In Putnam Superior Court Friday, April Dawn Wilson-Witt, 31, was formally charged with intimidation, a Class D felony, for allegedly making death threats against an Indiana Department of Child Services (DCS) caseworker who had come to talk with her at the Putnam County Jail.
Wilson-Witt is the estranged wife of Michael Shane Witt, 33, the Cloverdale man charged earlier this month with confining his stepson to a cell-like room without access to food, water or toilet facilities.
The latest incident unfolded as a DCS case manager and caseworker-in-training visited the jail about 3 p.m. Jan. 14 to interview the Witts, both still incarcerated at PCJ, and inform them the state was taking custody of their children.
The husband and wife were interviewed separately in the attorney visitation area at the jail, and when Wilson-Witt entered the room, she became "very agitated" and started speaking loudly, Col. Thomas Helmer's incident report indicated.
The caseworker walked out of the room, the report notes, with Wilson-Witt screaming and cursing at her.
The DCS caseworker re-entered the room after a jail officer attempted to calm the suspect. However, Wilson-Witt began yelling again, and reportedly threatened the woman by shouting, "I will kill you and your (expletive deleted) kid."
With that, the DCS worker terminated the interview. In reaction, Wilson-Witt reportedly stood up, slammed her fist down on the table, grabbed the paperwork in front of her and reiterated her threat.
"I swear to God, I will (expletive) kill you and your (expletive) kid as soon as I get out," Deputy Helmer's report noted.
Jail personnel then reportedly had to forcibly restrain Wilson-Witt as the caseworker exited the facility.
Senior Judge T. Edward Page Friday entered a plea of not guilty on behalf of the defendant. The charge of intimidation is a Class D felony, which carries a penalty of six months to three years in prison, along with a maximum $10,000 fine.
The intimidation charge is now one of three cases pending against the Cloverdale woman, Deputy Prosecutor Jim Ensley told the court. Wilson-Witt was originally arrested Jan. 10 for operating a motor vehicle while intoxicated and a probation violation.
The Putnam County Prosecutor's Office has also filed a neglect-of-dependent charge against her in the child confinement case that drew wide media attention following the Jan. 2 court appearance of her estranged husband.
Neglect of a dependent is a Class C felony, punishable by 2-8 years in prison and a fine of up to $10,000.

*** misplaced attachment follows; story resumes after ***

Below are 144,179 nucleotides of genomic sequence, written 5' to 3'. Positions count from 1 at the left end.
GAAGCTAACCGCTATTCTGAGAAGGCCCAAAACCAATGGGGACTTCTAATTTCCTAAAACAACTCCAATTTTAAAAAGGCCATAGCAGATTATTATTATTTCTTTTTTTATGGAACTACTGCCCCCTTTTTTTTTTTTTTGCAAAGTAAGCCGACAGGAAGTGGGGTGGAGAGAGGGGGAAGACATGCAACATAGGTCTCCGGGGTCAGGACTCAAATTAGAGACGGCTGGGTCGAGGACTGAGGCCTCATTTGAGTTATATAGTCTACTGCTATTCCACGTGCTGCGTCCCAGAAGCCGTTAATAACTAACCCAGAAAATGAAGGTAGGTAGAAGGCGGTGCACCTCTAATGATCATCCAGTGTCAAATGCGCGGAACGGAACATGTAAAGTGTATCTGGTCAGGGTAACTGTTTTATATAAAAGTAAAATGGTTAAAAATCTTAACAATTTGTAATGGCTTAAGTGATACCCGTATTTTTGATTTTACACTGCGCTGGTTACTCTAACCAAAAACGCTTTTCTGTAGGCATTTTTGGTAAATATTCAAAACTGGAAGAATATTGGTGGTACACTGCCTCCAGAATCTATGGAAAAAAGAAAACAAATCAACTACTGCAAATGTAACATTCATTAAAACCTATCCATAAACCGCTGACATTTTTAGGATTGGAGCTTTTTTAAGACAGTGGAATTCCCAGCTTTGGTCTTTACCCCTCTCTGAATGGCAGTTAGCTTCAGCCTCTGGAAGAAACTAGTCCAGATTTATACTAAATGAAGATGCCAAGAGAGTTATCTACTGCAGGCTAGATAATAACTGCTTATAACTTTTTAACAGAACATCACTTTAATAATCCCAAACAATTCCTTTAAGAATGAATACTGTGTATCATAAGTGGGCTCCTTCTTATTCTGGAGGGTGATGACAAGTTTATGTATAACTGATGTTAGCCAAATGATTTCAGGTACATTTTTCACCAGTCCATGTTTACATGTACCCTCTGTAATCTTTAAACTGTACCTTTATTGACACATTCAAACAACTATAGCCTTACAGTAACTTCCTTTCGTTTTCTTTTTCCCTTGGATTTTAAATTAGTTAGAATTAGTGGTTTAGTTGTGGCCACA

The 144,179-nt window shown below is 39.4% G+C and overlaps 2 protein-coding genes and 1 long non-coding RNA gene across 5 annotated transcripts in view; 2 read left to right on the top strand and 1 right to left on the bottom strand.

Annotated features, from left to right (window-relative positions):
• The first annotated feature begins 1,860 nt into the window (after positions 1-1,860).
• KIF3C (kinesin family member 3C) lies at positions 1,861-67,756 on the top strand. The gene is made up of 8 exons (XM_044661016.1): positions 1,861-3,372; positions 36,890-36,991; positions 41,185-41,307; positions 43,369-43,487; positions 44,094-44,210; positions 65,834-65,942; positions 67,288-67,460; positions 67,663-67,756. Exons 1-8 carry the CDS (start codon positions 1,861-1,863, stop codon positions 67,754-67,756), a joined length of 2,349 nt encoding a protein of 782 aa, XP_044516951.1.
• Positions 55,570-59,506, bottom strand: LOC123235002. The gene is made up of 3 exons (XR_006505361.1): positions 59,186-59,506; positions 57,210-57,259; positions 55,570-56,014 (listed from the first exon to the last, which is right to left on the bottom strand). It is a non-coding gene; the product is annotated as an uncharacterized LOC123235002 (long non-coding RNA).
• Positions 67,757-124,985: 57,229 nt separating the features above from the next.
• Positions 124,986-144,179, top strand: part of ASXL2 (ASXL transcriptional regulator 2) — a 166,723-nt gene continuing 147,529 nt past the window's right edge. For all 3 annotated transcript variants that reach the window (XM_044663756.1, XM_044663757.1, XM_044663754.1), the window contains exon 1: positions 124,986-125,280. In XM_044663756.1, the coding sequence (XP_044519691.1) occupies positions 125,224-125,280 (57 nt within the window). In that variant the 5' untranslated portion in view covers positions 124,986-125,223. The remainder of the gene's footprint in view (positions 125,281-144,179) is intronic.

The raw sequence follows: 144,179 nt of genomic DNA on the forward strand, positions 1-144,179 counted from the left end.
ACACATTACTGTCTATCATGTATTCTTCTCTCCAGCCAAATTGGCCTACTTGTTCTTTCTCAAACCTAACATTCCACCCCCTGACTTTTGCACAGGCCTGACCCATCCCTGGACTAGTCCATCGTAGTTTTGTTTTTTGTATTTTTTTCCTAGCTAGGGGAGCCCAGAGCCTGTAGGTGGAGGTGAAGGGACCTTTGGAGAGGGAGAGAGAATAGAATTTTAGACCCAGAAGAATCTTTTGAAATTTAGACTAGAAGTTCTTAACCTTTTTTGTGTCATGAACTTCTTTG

Judge Page said Friday he had to legally set bond in the latest case at $10,000. However, with Wilson-Witt being held without bond in the previous matter, he was quick to point out, "This doesn't mean you're going anywhere."
"Oh, I know," Wilson-Witt responded.
Judge Page set an 8:30 a.m. Feb. 27 hearing as the next step in the proceedings and appointed attorney Trudy Selvia to represent Wilson-Witt in the case.
The confinement case surfaced Dec. 29, authorities said, when Shane Witt became enraged after his stepson spilled sugar on the kitchen floor, and confined the 10-year-old to a room at the rear of their Cloverdale apartment at 202 N. Main St.
The probable cause affidavit alleges Witt "did knowingly abandon or cruelly confine" the minor child in a room without sanitation in an "act of cruel or unusual confinement that deprived (the boy) of necessary food, water and sanitary facilities."
Michael Shane Witt has been charged with neglect of a dependent, battery causing bodily injury and domestic battery as a result of the incident at the residence he shares with six children and stepchildren.
April Dawn Wilson-Witt's presence and actions at the home during the police investigation that day have also resulted in the neglect-of-dependent charge against her.
According to court documents, it was while interviewing the Witts that a Cloverdale officer noticed a "strong odor of urine and feces" coming from a back bedroom area. He later observed a closed door resembling a cell with a rectangular slot cut out and an extension cord protruding from it.
He also discovered a stool in the middle of the room with the center of the seat cut out. Positioned crudely over a trash can fitted with a trash bag, it was being used to collect human urine and feces.
When police suggested the room was devised to punish the children, Wilson-Witt lashed out at her husband.
"You see, Shane," court records note she stated, "this is why you don't call the police. They're going to take the kids away."
The children have been taken by child services and were reportedly moved out of county.
A not-guilty plea has been entered on all counts for Witt with a Feb. 6 pretrial conference set as his next step in the court process.